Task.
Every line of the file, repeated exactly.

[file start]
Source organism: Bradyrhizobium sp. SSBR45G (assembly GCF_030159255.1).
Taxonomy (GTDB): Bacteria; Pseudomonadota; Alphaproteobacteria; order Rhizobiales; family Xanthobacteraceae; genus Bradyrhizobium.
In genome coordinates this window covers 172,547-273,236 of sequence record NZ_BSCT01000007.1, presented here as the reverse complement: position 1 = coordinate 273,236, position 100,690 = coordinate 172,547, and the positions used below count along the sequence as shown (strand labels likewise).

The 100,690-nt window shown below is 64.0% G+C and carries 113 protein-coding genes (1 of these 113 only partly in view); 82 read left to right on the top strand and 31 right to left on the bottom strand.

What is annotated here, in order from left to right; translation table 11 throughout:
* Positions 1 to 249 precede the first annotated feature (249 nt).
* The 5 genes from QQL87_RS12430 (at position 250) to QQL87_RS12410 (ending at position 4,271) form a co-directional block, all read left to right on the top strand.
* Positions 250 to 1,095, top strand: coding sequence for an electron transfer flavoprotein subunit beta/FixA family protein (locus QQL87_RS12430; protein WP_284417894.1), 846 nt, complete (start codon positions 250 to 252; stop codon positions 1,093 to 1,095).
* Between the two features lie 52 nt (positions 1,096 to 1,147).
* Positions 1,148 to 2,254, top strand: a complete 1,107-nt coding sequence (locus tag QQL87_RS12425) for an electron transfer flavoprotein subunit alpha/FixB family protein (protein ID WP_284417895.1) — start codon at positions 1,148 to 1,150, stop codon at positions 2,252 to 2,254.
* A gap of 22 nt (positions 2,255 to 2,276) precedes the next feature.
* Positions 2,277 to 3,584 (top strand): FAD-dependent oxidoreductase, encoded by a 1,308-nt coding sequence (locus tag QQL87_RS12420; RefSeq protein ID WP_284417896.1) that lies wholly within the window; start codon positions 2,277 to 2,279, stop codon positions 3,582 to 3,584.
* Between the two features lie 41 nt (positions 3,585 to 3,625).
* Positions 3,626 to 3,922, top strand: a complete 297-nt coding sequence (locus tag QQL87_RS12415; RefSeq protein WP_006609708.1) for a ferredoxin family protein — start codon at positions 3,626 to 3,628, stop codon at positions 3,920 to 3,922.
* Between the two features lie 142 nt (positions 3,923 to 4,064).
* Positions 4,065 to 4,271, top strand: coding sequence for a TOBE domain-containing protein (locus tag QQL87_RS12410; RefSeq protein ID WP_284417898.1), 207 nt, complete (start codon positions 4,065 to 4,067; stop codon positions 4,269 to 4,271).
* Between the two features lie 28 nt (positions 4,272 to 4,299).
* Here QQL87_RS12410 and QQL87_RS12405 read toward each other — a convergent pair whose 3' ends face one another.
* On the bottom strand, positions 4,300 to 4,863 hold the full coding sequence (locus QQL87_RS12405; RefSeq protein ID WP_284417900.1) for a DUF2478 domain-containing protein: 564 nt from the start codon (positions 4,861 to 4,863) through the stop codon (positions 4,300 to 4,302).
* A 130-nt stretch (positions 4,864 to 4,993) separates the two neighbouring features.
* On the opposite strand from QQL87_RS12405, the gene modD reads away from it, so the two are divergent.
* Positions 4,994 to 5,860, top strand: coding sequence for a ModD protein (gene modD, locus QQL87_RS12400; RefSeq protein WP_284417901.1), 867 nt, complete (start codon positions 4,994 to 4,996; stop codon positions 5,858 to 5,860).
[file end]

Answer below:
Source organism: Bradyrhizobium sp. SSBR45G (assembly GCF_030159255.1).
Taxonomy (GTDB): Bacteria; Pseudomonadota; Alphaproteobacteria; order Rhizobiales; family Xanthobacteraceae; genus Bradyrhizobium.
In genome coordinates this window covers 172,547-273,236 of sequence record NZ_BSCT01000007.1, presented here as the reverse complement: position 1 = coordinate 273,236, position 100,690 = coordinate 172,547, and the positions used below count along the sequence as shown (strand labels likewise).

The 100,690-nt window shown below is 64.0% G+C and carries 113 protein-coding genes (1 of these 113 only partly in view); 82 read left to right on the top strand and 31 right to left on the bottom strand.

What is annotated here, in order from left to right; translation table 11 throughout:
* Positions 1 to 249 precede the first annotated feature (249 nt).
* The 5 genes from QQL87_RS12430 (at position 250) to QQL87_RS12410 (ending at position 4,271) form a co-directional block, all read left to right on the top strand.
* Positions 250 to 1,095, top strand: coding sequence for an electron transfer flavoprotein subunit beta/FixA family protein (locus QQL87_RS12430; protein WP_284417894.1), 846 nt, complete (start codon positions 250 to 252; stop codon positions 1,093 to 1,095).
* Between the two features lie 52 nt (positions 1,096 to 1,147).
* Positions 1,148 to 2,254, top strand: a complete 1,107-nt coding sequence (locus tag QQL87_RS12425) for an electron transfer flavoprotein subunit alpha/FixB family protein (protein ID WP_284417895.1) — start codon at positions 1,148 to 1,150, stop codon at positions 2,252 to 2,254.
* A gap of 22 nt (positions 2,255 to 2,276) precedes the next feature.
* Positions 2,277 to 3,584 (top strand): FAD-dependent oxidoreductase, encoded by a 1,308-nt coding sequence (locus tag QQL87_RS12420; RefSeq protein ID WP_284417896.1) that lies wholly within the window; start codon positions 2,277 to 2,279, stop codon positions 3,582 to 3,584.
* Between the two features lie 41 nt (positions 3,585 to 3,625).
* Positions 3,626 to 3,922, top strand: a complete 297-nt coding sequence (locus tag QQL87_RS12415; RefSeq protein WP_006609708.1) for a ferredoxin family protein — start codon at positions 3,626 to 3,628, stop codon at positions 3,920 to 3,922.
* Between the two features lie 142 nt (positions 3,923 to 4,064).
* Positions 4,065 to 4,271, top strand: coding sequence for a TOBE domain-containing protein (locus tag QQL87_RS12410; RefSeq protein ID WP_284417898.1), 207 nt, complete (start codon positions 4,065 to 4,067; stop codon positions 4,269 to 4,271).
* Between the two features lie 28 nt (positions 4,272 to 4,299).
* Here QQL87_RS12410 and QQL87_RS12405 read toward each other — a convergent pair whose 3' ends face one another.
* On the bottom strand, positions 4,300 to 4,863 hold the full coding sequence (locus QQL87_RS12405; RefSeq protein ID WP_284417900.1) for a DUF2478 domain-containing protein: 564 nt from the start codon (positions 4,861 to 4,863) through the stop codon (positions 4,300 to 4,302).
* A 130-nt stretch (positions 4,864 to 4,993) separates the two neighbouring features.
* On the opposite strand from QQL87_RS12405, the gene modD reads away from it, so the two are divergent.
* Positions 4,994 to 5,860, top strand: coding sequence for a ModD protein (gene modD, locus QQL87_RS12400; RefSeq protein WP_284417901.1), 867 nt, complete (start codon positions 4,994 to 4,996; stop codon positions 5,858 to 5,860).